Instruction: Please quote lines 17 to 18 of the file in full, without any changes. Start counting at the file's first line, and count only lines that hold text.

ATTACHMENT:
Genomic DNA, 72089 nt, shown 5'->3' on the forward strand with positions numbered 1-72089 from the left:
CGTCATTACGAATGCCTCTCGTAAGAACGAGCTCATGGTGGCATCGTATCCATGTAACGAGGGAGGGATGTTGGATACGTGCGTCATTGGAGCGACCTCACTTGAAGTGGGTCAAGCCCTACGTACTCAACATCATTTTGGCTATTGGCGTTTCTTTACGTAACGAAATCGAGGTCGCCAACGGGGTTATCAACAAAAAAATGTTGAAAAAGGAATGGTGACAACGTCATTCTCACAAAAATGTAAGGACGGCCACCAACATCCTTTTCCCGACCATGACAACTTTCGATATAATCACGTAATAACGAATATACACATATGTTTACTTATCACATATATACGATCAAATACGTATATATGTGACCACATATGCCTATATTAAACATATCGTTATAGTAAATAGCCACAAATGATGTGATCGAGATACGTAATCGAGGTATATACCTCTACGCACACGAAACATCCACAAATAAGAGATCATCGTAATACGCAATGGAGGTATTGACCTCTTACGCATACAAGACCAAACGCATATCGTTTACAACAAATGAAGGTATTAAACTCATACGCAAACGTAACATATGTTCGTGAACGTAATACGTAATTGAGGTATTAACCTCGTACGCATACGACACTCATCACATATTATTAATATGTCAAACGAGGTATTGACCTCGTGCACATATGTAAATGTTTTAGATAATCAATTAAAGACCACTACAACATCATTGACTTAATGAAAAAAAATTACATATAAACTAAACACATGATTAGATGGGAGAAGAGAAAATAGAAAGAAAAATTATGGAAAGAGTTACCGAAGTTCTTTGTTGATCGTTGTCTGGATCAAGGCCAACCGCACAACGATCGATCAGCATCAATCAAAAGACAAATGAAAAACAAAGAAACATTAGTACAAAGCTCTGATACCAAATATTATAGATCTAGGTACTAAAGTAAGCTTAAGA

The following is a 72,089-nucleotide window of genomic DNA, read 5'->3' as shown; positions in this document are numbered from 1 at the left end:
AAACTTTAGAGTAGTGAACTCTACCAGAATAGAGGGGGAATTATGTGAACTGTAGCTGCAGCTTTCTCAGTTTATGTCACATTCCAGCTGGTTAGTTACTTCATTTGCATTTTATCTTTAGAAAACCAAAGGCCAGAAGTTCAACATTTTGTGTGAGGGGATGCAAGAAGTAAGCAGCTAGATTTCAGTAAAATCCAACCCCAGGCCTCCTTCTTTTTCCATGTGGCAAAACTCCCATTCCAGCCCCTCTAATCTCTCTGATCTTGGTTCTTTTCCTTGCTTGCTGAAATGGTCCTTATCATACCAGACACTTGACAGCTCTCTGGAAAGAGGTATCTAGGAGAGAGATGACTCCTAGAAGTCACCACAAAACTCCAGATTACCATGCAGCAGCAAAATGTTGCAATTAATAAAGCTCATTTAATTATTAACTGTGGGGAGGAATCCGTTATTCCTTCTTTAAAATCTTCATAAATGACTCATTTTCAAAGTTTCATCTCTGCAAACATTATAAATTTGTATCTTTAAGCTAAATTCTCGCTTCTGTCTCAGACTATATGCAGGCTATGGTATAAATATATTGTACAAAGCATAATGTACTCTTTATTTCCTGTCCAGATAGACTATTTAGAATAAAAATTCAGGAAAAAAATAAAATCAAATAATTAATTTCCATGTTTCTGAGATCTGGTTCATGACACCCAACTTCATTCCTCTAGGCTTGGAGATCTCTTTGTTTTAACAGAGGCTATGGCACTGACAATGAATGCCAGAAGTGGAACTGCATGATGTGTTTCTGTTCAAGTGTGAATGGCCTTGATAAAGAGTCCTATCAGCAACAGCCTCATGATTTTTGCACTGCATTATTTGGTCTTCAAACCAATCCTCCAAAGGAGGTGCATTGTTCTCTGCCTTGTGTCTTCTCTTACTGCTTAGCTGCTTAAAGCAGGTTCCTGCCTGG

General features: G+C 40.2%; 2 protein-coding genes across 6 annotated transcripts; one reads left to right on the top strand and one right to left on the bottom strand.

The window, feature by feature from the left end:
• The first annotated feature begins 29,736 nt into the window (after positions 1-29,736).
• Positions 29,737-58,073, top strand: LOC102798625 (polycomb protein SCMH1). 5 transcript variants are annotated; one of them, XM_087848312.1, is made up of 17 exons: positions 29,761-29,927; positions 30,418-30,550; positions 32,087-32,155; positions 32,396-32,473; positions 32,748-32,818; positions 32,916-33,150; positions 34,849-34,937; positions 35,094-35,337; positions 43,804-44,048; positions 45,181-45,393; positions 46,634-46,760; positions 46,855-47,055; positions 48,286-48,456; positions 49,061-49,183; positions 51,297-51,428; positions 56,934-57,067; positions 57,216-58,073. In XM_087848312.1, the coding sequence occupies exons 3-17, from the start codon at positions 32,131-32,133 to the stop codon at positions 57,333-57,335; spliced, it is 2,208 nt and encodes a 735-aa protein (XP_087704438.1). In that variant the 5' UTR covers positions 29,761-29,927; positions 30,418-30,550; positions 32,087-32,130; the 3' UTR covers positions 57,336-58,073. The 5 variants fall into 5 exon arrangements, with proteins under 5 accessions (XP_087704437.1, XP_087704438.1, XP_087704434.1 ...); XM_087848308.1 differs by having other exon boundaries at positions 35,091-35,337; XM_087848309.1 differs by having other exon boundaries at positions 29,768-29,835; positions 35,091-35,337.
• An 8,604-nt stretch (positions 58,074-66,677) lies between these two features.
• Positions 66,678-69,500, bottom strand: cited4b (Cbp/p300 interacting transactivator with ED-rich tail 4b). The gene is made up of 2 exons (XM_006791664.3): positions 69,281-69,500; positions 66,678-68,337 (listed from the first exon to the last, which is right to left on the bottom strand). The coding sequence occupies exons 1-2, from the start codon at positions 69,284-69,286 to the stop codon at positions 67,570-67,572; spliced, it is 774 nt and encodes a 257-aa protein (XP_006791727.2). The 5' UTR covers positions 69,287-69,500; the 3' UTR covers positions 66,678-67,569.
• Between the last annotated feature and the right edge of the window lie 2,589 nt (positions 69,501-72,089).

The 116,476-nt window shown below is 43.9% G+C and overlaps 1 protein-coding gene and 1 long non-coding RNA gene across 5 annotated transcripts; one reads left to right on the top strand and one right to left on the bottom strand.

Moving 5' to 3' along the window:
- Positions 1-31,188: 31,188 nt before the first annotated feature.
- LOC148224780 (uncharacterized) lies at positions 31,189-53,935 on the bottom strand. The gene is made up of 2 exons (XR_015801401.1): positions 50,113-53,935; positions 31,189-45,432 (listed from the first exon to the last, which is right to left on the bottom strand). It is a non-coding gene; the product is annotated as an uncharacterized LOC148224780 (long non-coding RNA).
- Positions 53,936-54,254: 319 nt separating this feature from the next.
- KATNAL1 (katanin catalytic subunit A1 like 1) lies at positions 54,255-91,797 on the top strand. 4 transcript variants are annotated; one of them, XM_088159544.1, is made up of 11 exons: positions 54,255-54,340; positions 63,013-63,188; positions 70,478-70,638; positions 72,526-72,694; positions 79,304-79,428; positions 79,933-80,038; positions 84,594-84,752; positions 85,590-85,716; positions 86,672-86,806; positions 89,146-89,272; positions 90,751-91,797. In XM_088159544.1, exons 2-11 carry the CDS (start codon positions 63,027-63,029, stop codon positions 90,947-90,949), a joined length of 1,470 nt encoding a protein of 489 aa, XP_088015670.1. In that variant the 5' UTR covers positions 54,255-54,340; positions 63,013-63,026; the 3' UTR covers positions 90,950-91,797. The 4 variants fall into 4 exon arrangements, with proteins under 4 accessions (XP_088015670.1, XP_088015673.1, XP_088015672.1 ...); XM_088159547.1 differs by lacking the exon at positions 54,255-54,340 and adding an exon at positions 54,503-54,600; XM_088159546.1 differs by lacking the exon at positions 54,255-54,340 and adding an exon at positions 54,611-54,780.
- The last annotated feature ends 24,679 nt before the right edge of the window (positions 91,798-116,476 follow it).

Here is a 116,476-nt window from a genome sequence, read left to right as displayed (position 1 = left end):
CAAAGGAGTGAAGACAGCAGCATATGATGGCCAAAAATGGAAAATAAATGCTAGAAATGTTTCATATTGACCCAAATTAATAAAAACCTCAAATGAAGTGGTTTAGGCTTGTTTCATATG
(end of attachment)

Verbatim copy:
- KATNAL1 (katanin catalytic subunit A1 like 1) lies at positions 54,255-91,797 on the top strand. 4 transcript variants are annotated; one of them, XM_088159544.1, is made up of 11 exons: positions 54,255-54,340; positions 63,013-63,188; positions 70,478-70,638; positions 72,526-72,694; positions 79,304-79,428; positions 79,933-80,038; positions 84,594-84,752; positions 85,590-85,716; positions 86,672-86,806; positions 89,146-89,272; positions 90,751-91,797. In XM_088159544.1, exons 2-11 carry the CDS (start codon positions 63,027-63,029, stop codon positions 90,947-90,949), a joined length of 1,470 nt encoding a protein of 489 aa, XP_088015670.1. In that variant the 5' UTR covers positions 54,255-54,340; positions 63,013-63,026; the 3' UTR covers positions 90,950-91,797. The 4 variants fall into 4 exon arrangements, with proteins under 4 accessions (XP_088015670.1, XP_088015673.1, XP_088015672.1 ...); XM_088159547.1 differs by lacking the exon at positions 54,255-54,340 and adding an exon at positions 54,503-54,600; XM_088159546.1 differs by lacking the exon at positions 54,255-54,340 and adding an exon at positions 54,611-54,780.
- The last annotated feature ends 24,679 nt before the right edge of the window (positions 91,798-116,476 follow it).